The court refused to charge the jury as to matters hereinafter referred to.
At the close of the plaintiff's evidence the defendant renewed his motion to dismiss the complaint and also moved for a directed verdict. He received an adverse ruling as to both.
The jury returned a verdict for the plaintiff. It was made the judgment of the court, which in turn brought about this appeal.
Enumerated as error are the following: (1) overruling the motion to dismiss the complaint; (2) overruling the motion for directed verdict; (3) overruling the objection to the amendment of the complaint; and (4) refusal to give certain charges.
1. No error was committed as to the motion to dismiss the complaint. In view of notice pleadings now in force by virtue of the Civil Practice Act, this court has many times upheld complaints in the face of motions to dismiss. See, e.g., Mitchell v. Dickey, 226 Ga. 218, 220 (173 SE2d 695); Gill v. Myrick, 228 Ga. 253, 259 (185 SE2d 72). Here the complaint was sufficient to apprise the defendant as to the nature of the suit so that he could defend it.
2. Nor was it error to refuse to direct a verdict in favor of the defendant. The plaintiff offered evidence both oral and documentary in support of his complaint asserting title as a result of 20 years adverse possession, 7 years adverse possession by color of title and 7 years acquiescence as to the boundary. In consideration it cannot be said that the evidence demanded a verdict in favor of the defendant rather than presented conflicting issues of fact for a jury to determine. Code Ann. 81A-150 (a). See Stevens v. Stevens, 227 Ga. 410, 413 (181 SE2d 34).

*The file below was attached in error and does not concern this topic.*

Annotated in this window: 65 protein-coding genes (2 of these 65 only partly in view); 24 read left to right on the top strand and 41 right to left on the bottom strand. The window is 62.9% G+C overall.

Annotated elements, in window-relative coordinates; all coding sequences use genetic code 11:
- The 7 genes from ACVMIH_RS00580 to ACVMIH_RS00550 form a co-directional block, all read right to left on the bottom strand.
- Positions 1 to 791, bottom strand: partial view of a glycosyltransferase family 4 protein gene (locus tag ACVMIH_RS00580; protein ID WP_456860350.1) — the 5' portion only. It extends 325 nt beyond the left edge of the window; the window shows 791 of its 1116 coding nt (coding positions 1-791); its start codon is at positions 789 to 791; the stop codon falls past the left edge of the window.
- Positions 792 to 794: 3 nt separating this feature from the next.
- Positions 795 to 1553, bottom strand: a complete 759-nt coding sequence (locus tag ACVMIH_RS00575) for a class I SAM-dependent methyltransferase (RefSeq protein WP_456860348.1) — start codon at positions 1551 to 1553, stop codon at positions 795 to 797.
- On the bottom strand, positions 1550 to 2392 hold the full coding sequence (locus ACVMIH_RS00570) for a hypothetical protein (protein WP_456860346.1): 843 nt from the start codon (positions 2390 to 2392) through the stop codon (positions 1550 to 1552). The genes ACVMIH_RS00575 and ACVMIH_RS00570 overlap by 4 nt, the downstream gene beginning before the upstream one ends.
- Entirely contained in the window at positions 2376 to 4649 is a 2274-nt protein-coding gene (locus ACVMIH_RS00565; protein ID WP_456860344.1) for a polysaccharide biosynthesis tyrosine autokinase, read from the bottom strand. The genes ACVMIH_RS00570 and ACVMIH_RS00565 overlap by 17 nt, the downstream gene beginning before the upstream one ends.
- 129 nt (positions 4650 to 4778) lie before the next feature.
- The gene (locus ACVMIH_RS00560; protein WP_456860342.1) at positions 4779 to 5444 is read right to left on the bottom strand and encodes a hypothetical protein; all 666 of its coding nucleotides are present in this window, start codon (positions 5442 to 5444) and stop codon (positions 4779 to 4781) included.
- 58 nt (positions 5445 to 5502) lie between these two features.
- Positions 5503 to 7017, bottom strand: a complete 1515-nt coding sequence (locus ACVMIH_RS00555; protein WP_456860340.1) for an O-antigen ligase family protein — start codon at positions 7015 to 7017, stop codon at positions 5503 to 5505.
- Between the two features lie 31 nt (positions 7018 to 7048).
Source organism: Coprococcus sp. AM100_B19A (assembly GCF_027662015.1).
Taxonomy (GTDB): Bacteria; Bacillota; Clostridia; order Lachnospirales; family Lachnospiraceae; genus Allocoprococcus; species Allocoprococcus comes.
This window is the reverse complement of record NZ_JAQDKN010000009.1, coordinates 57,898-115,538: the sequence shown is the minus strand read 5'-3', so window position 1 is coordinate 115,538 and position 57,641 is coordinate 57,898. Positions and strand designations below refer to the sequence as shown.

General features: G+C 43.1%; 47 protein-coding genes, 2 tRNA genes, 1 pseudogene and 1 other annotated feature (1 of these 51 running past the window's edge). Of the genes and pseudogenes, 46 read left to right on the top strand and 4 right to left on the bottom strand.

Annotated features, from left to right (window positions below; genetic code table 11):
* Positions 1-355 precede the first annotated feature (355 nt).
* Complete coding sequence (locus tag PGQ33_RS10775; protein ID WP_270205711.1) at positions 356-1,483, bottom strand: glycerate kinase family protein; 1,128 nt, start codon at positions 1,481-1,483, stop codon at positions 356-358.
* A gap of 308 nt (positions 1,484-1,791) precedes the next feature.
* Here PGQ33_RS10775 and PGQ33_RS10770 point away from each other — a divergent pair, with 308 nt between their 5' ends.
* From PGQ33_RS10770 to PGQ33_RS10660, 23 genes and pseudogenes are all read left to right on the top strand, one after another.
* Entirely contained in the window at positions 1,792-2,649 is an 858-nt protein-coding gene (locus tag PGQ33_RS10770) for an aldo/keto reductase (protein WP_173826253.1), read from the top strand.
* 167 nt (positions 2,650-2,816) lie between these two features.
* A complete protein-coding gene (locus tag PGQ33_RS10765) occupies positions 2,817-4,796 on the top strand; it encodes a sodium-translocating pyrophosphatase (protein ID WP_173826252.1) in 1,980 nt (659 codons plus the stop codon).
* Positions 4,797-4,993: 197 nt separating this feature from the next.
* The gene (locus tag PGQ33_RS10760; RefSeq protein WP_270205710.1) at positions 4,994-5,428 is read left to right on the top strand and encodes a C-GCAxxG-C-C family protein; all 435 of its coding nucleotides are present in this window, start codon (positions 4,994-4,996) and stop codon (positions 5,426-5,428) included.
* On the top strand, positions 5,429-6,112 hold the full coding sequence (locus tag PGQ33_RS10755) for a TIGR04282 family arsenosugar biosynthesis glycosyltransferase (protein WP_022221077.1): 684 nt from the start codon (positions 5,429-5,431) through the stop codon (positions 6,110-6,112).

3. The allowance of the amendment to the complaint was not erroneous. The amendment merely set forth a description of the property in keeping with that shown in support of the plaintiff's contentions.
4. Finally, refusal to charge certain requests submitted by the defendant was not improper. Two of these involved aspects of trespass, the nature of which was adequately covered in a charge given by the court. One request was argumentative as a conclusion that the plaintiff could not recover in the case. A fourth involved the effect of a quitclaim deed whereas no quitclaim deed was involved in the evidence. The issue as to the remaining requests has been abandoned.
We find there is no merit in the enumerations of error.
Tisinger & Tisinger, Thomas Vance, for appellee.
C. C. Perkins, for appellant.
Friday May 22 13:53 EDT